Most group rides are organized under the assumption that everyone who shows up will be experienced riders who have ridden in groups before. Those assumptions make it very difficult for new riders to take the plunge and go on their inaugural group ride.
For those who do get up enough courage, there’s the worry that they will do something wrong, misinterpret a hand signal, or follow too closely. Adding to the anxiety are concerns over proper protocol for fuel stops, whether they’ll run short of fuel before everyone else, whether the group will be taking curves faster than the new rider is comfortable with.And, especially for the male riders, there’s the fear that someone will recognise that they are inexperienced.
Here are a few tips to help prepare you and eliminate a few of those anxieties:
1. WAIT. Don’t go on a group ride until you feel confident. If you are still having trouble with slow speed manuevers, can’t make a right hand turn at an intersection without swinging out of the right-hand lane, and can’t make a u-turn within a 24′ wide street without putting your foot down, you aren’t ready for a group ride. If you still forget and park your bike facing down-slope so you have to exert all your energy backing it up when you are ready to take off again you probably aren’t ready for a group ride. Despite the longing to fellowship with a large group of riders, you should probably get at least a year of riding by yourself or with no more than one or two other bikes in a small group before you attend a larger group ride function.
2. Learn basic hand signals. A good ride captain will use hand signals and expect them to be passed along by the riders behind him. Don’t go on a group ride until you know the basics, like “slow down”, “hazard left”, “hazard right”, and “tighten up formation”. Here is a good list of common hand signals for group rides.
3. Avoid informal groups consisting primarily of young males. Sorry, but it’s a fact of life that the younger guys allow ego to override intellect and they’re thinking more about competing with each other and showing off than the fact that there might be a rider with less skill and less developed reflexes among them. Many motorcycle dealerships sponsor occasional short rides and have experienced ride captain leading them. Folks who exhibit risky behaviour typically don’t get invitations to participate in the group rides once they’ve been identified. The last thing a dealer wants is a bad accident on one of his sponsored rides.
4. Find out ahead of time if the group ride will require any special formations. Riding two abreast is a stupid idea for any group where all riders involved are not confirmed to be very experienced in this type of formation riding. It looks cool, but it’s best left to motor officers and other professionals who have specific training and experience in riding two abreast. Avoid riding with a group that rides two abreast unless you happen to be a motor officer…in which case you have more skills and training than me, and are wasting your time reading this article.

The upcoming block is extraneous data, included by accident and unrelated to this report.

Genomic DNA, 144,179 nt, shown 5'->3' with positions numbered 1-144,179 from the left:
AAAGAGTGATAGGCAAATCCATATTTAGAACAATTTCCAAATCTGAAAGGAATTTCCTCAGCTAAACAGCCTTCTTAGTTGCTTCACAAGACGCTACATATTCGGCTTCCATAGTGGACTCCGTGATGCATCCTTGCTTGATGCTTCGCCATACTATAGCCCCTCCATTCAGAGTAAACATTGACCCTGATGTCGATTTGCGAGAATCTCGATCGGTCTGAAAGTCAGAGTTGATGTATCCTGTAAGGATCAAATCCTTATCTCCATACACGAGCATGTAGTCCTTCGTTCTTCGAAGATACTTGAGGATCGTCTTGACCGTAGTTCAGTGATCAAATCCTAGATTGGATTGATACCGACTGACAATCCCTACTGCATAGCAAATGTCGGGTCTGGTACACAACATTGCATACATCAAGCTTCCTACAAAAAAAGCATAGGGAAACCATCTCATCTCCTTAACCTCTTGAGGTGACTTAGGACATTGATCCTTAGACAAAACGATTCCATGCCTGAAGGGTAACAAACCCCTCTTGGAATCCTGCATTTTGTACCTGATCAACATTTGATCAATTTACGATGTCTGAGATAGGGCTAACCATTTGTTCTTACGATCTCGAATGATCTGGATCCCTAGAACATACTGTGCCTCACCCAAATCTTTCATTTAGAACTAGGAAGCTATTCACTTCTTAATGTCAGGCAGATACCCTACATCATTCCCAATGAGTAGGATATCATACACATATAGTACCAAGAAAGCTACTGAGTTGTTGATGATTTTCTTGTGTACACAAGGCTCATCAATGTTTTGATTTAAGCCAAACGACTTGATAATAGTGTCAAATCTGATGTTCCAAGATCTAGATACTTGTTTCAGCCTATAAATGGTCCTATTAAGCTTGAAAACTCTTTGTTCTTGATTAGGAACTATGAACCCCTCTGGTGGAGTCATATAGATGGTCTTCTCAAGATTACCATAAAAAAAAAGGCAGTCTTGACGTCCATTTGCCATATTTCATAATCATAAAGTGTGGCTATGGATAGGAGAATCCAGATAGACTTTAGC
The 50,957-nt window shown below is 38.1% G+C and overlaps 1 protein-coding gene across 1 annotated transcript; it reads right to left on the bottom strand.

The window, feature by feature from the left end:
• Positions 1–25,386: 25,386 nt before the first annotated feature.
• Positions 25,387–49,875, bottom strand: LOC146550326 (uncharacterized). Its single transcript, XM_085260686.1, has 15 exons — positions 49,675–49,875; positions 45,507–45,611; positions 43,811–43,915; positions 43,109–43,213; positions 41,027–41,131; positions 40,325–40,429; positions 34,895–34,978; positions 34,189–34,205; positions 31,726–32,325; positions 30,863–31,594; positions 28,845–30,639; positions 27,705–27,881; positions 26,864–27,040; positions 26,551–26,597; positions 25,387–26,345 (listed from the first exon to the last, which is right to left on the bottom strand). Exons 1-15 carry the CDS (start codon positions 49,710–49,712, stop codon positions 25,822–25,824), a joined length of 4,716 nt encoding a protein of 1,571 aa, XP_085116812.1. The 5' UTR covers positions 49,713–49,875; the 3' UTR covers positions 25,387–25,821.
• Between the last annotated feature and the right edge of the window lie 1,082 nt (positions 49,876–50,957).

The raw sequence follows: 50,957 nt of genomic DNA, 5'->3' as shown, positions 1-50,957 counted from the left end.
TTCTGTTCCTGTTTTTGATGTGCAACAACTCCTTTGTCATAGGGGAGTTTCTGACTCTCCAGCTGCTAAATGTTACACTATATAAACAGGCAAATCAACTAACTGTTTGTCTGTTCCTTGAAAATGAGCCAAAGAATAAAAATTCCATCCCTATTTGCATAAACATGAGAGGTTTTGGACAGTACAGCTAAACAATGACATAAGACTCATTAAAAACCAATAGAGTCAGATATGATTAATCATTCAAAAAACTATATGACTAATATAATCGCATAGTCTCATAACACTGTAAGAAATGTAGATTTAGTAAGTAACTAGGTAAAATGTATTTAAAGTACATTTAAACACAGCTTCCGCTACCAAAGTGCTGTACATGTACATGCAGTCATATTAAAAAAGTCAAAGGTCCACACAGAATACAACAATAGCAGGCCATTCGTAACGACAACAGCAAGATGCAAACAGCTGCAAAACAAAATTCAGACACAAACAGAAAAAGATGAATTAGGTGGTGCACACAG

5. Practice, practice, practice. Find an experienced rider to help you. Let them lead and learn to follow at a safe distance. When you’ve learned to ride your own ride, and failing to keep up with a more experienced rider doesn’t hurt your ego or make you anxious, your probably ready to go on that first group ride.
6. Avoid large groups. Group rides of more than ten or fifteen should be broken up into smaller cluster groups with separate ride captains. Large groups trying to stay together puts undue pressure on novice riders and creates a nuisance to other vehicles not associated with the ride.
7. Top off before you join the group. Fill up your tank before you head to the meeting site, and top it off as close to that site as you can. Rider do not endear themselves to a group when they have to hold everyone up fifty miles into a ride because they’ve already run short on fuel. It’s a good idea to carry a couple of MSR fuel bottles filled with extra gas in case your hog gets lousier fuel mileage than anyone else in the group.
8. Leave the group if you aren’t comfortable. The ride captain may tell you not to leave the group under any circumstances. Take that mandate with a grain of salt. He’s only saying that because when someone disappears from the group he has to worry about what happened to them. If the riders in the group are show-offs and behaving in a manner that makes it dangerous or distracting to continue the ride, you are better off breaking away from the pack and riding back home alone. Better to be deemed rude or “not a team player” than to be wadded up with a pile of twisted bikes and bodies on the pavement. If you have a safe chance to signal the ride captain that you are leaving, do it out of courtesy, but by no means remain in a dangerous environment regardless. If your inner voice is saying, “I don’t think it’s a good idea to continue on this ride…” listen to it.
Two killers for new riders are overconfidence and riding beyond one’s skill set. These two factors, mixed with a dose of anxiety over looking like a newbie in a group ride, are a deadly combination.